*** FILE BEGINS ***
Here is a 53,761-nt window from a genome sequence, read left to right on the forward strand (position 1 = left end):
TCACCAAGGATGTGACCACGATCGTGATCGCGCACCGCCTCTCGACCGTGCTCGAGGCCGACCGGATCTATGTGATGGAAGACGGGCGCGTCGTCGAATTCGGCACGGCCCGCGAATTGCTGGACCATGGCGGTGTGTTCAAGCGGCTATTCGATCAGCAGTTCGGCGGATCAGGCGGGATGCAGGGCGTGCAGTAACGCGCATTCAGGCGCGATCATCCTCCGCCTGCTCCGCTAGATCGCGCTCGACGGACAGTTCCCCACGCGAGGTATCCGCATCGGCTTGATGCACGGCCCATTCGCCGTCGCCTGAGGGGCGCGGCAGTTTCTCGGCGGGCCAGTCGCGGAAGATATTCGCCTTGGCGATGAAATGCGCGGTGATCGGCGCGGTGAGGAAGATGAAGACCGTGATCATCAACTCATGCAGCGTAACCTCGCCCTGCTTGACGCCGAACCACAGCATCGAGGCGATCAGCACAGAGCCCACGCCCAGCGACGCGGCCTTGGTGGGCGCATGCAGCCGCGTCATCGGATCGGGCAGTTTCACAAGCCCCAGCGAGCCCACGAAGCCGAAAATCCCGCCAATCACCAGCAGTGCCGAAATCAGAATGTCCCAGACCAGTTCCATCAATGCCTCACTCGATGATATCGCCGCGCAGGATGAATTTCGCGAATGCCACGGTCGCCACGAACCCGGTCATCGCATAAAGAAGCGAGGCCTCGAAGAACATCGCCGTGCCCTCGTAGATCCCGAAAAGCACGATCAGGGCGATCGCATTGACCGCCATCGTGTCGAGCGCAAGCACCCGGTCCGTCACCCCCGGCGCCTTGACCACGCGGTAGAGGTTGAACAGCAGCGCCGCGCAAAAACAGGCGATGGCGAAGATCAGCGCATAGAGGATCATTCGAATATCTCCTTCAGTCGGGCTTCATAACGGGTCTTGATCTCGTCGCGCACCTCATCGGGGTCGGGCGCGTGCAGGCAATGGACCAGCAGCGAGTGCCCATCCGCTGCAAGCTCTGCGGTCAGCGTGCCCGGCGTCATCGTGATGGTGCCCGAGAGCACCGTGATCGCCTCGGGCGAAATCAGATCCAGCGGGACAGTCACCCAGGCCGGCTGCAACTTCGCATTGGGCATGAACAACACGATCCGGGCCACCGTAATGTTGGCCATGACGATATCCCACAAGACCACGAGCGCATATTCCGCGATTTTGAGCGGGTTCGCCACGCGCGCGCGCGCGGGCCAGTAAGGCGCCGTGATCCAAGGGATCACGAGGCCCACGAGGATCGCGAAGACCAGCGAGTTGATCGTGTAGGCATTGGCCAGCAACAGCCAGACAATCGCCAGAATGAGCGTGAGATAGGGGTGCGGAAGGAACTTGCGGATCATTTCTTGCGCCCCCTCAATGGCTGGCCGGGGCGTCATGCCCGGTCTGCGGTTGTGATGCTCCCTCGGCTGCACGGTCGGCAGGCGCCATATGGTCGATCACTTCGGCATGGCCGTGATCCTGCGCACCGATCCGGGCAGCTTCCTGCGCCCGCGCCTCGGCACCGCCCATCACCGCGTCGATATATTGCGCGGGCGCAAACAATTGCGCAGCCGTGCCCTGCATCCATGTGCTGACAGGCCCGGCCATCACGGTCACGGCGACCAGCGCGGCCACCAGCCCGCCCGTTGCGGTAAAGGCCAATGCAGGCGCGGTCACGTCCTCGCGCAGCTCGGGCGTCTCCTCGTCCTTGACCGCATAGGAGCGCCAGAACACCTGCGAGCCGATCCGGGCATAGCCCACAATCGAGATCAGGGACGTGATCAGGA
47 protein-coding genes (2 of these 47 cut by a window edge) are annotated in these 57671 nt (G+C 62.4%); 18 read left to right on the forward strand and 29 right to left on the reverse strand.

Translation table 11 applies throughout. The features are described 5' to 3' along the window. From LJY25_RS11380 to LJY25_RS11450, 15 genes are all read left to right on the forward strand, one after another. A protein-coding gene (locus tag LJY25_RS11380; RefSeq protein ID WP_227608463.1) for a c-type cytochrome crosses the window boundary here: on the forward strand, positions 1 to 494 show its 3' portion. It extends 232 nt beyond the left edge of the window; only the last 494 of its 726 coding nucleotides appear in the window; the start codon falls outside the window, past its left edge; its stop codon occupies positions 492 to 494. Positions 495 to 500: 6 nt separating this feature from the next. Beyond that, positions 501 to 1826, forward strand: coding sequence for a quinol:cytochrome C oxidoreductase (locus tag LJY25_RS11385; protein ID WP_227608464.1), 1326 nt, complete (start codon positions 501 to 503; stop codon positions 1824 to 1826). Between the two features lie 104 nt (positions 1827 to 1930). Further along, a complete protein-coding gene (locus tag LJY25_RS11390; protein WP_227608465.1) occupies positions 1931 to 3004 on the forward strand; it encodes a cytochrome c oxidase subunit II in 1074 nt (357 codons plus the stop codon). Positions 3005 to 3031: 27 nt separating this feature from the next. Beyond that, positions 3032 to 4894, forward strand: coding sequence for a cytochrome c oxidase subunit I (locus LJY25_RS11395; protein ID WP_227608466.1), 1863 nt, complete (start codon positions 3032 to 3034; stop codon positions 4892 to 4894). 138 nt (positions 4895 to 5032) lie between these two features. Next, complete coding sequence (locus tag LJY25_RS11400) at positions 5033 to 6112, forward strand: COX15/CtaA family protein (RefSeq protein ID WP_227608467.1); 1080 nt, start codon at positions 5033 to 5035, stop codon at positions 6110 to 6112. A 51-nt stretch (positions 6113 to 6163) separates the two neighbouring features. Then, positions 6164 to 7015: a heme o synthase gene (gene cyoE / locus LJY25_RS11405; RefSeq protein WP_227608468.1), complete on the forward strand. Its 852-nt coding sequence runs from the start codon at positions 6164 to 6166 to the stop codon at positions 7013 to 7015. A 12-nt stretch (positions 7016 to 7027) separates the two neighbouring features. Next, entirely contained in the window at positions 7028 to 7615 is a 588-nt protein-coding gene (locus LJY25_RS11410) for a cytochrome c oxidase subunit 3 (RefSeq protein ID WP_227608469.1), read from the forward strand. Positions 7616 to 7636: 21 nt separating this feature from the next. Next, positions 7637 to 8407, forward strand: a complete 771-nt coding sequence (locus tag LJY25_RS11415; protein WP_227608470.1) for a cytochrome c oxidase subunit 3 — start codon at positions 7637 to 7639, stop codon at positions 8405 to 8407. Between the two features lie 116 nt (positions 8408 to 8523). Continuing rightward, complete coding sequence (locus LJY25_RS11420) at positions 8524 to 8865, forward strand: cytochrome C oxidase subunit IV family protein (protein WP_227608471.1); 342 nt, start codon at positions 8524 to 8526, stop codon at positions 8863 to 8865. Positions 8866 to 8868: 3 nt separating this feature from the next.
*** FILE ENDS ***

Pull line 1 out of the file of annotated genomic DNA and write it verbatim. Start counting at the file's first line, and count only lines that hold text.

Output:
Here is a 53,761-nt window from a genome sequence, read left to right on the forward strand (position 1 = left end):